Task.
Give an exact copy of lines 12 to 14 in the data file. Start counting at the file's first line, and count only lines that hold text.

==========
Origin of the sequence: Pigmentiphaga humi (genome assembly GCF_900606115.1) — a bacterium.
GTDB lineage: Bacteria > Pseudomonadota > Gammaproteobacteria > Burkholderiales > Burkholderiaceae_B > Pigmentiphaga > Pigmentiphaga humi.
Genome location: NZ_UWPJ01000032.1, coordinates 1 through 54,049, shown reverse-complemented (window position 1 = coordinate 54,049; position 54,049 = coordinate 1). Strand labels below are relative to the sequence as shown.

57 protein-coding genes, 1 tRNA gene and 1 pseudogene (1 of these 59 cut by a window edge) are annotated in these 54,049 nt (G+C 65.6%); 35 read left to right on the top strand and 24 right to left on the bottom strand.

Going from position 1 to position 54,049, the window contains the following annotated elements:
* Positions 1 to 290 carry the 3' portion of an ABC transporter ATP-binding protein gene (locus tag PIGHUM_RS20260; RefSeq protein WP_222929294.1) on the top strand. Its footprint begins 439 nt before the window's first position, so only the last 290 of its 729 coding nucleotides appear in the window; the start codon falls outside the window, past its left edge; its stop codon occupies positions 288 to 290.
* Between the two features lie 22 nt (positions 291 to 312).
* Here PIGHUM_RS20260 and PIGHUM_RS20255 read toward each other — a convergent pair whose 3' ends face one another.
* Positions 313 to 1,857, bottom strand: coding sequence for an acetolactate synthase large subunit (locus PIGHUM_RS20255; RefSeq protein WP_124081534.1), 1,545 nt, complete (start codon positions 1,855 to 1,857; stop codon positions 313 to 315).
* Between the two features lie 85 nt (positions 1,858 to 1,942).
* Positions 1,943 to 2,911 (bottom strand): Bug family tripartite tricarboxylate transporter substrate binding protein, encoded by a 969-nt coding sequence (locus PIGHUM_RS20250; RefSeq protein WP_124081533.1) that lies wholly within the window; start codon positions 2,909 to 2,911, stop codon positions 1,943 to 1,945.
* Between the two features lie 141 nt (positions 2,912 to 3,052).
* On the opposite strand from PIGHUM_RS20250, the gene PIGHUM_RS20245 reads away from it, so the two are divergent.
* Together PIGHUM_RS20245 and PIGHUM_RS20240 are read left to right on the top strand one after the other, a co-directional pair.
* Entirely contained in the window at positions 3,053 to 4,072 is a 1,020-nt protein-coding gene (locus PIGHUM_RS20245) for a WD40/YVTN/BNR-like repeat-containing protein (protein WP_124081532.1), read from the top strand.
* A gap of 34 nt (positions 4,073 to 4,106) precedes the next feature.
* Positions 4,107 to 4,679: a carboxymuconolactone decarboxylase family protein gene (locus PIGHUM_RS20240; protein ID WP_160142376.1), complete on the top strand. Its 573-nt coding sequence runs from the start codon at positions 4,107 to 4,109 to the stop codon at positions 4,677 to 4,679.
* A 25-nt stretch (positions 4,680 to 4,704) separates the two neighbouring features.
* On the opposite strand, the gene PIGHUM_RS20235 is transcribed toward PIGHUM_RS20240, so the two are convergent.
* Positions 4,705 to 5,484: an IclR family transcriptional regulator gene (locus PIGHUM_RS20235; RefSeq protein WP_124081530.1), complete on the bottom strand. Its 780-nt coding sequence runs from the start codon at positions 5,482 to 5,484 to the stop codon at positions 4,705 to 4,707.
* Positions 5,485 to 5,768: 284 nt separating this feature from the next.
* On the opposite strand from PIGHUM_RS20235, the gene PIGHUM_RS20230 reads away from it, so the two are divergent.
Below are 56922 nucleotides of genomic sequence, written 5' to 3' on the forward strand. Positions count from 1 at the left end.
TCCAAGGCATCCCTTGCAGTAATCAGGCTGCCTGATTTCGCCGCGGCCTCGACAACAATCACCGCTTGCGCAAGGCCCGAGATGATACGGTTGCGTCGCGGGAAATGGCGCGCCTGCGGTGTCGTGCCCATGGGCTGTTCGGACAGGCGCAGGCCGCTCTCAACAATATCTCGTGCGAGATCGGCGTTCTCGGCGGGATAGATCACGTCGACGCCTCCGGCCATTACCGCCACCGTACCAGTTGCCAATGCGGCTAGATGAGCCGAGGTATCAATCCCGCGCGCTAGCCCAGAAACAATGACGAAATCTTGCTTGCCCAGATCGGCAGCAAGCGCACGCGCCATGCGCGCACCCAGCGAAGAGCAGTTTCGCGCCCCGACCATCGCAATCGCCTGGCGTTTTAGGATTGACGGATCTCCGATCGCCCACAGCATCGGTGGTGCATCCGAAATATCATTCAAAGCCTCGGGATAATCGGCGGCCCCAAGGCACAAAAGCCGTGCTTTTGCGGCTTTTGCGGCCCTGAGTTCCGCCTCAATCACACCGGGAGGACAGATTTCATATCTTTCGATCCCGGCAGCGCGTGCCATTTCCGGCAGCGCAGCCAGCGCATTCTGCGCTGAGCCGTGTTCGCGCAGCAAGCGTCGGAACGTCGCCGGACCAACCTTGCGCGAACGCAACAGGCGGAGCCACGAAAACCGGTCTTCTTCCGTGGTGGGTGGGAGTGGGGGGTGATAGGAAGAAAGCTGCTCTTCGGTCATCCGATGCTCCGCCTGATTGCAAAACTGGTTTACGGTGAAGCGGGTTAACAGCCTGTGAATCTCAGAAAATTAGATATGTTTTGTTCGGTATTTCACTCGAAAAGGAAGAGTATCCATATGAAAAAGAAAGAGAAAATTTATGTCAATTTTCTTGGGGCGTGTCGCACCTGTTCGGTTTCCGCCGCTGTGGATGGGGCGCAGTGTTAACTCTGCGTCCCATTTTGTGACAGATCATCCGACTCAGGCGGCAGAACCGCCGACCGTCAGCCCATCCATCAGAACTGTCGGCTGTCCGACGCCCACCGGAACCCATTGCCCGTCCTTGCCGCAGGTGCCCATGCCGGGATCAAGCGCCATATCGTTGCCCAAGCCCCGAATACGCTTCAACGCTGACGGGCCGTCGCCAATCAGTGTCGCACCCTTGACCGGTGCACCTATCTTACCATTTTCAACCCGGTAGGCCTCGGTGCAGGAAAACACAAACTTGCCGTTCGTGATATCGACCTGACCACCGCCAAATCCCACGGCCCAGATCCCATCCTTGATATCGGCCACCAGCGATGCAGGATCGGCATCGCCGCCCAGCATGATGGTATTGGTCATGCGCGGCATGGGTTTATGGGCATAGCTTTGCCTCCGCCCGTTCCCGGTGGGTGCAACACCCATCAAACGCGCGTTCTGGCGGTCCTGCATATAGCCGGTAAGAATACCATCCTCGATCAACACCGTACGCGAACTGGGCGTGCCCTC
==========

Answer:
* Between the two features lie 141 nt (positions 2,912 to 3,052).
* On the opposite strand from PIGHUM_RS20250, the gene PIGHUM_RS20245 reads away from it, so the two are divergent.
* Together PIGHUM_RS20245 and PIGHUM_RS20240 are read left to right on the top strand one after the other, a co-directional pair.